Next up on our horrific tour is John Shirley, whose new novel, Crawlers, is perhaps his most commercially palatable work to date. With Crawlers, he not only seamlessly merges horror and cyberpunk in a gruesomely explicit storyline guaranteed to frighten, he also manages to satirize modern-day society as only he knows how. When a secret military project involving nanotechnology goes terribly wrong and rogue nano-entities begin contaminating a quiet California suburb, Major Henri Stanner is called in to assess the extent of the damage. What he finds is the stuff of nightmares. The breakouts have infected a growing number of humans and animals and have begun ripping them apart and putting them back together in new, semi-mechanical forms. The cluster mind calls itself The All of Us and its mission is simple: to spawn. When Stanner realizes the government is covering up the whole disaster, he is forced to take matters into his own hands.

Crawlers has Shirley's trademark intensity, moral outrage and critical wit but also includes deep social and political allegories as well. What happens when humanity becomes too dependent upon technology? Are we sacrificing consciousness for mindless pleasures and superfluous comforts? What if sentient technology turns the tables and begins using us as its tool? Shirley's latest is as terrifying as it is thought-provoking.

Peter Straub's novel, lost boy lost girl is a truly groundbreaking work from the renowned master of literary horror. In it, he revisits characters from previous works: popular writer Timothy Underhill (Koko and The Throat) and visionary crime solver Tom Pasmore (Mystery). Upon hearing of the death of his sister-in-law, Underhill returns to his hometown of Millhaven (Straub's much-visited Illinois suburb, his answer to Stephen King's Castle Rock) to console his brother Philip and his teenage nephew Mark. Philip's wife, Nancy, has, for no apparent reason, committed suicide. Not surprisingly, Philip is beside himself, but Tim is more concerned with 15-year old Mark, who seems to be harboring dark secrets. After the funeral, Tim returns to New York City and a few days later receives a frantic call from his brother looking for Mark. Tim returns to Millhaven in search of his nephew only to find a serial killer on the loose, an abandoned house in the neighborhood emanating evil and a horrible family secret.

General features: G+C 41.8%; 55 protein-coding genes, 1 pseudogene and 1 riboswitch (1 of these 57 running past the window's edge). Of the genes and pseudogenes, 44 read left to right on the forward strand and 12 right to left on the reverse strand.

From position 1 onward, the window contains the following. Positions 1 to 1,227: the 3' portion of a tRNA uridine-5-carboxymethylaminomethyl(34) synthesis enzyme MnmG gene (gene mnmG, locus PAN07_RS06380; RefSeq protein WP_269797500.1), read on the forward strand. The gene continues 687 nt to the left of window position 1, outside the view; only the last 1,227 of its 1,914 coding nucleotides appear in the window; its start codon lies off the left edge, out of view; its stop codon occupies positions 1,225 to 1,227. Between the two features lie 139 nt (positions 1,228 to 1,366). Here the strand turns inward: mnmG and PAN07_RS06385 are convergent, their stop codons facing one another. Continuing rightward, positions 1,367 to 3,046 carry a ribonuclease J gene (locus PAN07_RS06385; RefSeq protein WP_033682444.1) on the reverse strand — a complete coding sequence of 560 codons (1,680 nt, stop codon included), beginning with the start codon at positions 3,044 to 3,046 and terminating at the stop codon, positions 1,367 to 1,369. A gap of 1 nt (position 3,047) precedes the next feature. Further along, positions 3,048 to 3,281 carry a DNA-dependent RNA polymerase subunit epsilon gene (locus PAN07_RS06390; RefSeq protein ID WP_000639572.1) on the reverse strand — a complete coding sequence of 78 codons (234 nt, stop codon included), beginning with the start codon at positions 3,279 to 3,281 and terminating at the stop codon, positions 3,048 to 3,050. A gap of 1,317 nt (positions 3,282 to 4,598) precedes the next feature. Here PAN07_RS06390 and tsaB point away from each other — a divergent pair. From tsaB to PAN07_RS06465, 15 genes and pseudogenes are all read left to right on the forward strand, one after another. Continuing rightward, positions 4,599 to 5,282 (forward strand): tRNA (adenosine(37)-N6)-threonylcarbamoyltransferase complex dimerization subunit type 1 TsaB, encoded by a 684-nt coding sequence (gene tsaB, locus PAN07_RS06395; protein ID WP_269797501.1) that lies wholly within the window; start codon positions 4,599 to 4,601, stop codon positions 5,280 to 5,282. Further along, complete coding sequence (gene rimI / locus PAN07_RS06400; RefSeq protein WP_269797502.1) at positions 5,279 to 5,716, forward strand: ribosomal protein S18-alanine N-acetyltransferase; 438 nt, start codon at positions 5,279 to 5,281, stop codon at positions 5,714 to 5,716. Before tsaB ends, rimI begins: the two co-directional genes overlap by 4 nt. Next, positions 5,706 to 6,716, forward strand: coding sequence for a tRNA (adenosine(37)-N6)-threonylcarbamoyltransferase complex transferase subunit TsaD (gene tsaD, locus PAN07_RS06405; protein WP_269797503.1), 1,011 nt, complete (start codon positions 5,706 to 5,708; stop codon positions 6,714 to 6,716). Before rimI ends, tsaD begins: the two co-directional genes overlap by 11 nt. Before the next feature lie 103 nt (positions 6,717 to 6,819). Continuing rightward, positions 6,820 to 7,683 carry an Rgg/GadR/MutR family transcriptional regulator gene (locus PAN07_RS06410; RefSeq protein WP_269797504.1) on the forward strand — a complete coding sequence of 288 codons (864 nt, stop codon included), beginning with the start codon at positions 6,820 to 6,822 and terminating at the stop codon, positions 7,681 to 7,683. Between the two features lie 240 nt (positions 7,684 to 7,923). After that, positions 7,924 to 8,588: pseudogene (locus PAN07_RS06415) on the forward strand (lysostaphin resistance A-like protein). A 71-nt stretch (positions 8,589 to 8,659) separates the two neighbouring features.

With lost boy lost girl, Straub has produced much more than a psychological thriller. It's a ghost story, a murder mystery, a beautiful love story, a gruesome account of a serial killer and, ultimately, a heartfelt study of the tenuous bonds that hold family together through good times and bad. Incredibly complex, mesmerizing and chilling, lost boy lost girl is classic Straub.

If you're still searching for something to curdle your blood when Halloween arrives, Anne Rice's latest literary treat which is aptly available October 31st will surely do the trick. Rice's newest offering, Blood Canticle, continues her wildly popular Vampire Chronicles (Interview with the Vampire, The Queen of the Damned). It seems that the legendary vampire Lestat is having something of an identity crisis. Formerly known for his evil ways, he's now more concerned with love and loyalty. Rice has said that Blood Canticle will mark Lestat's final appearance, but as we all know, a good vampire is hard to keep down.

What could be more appropriate on Halloween than reading books guaranteed to make you check under the bed and inside the closet before you go to sleep at night? If you're tired of reading the same old horror classics, don't worry; this fall there is a cornucopia of new novels guaranteed to give you the […]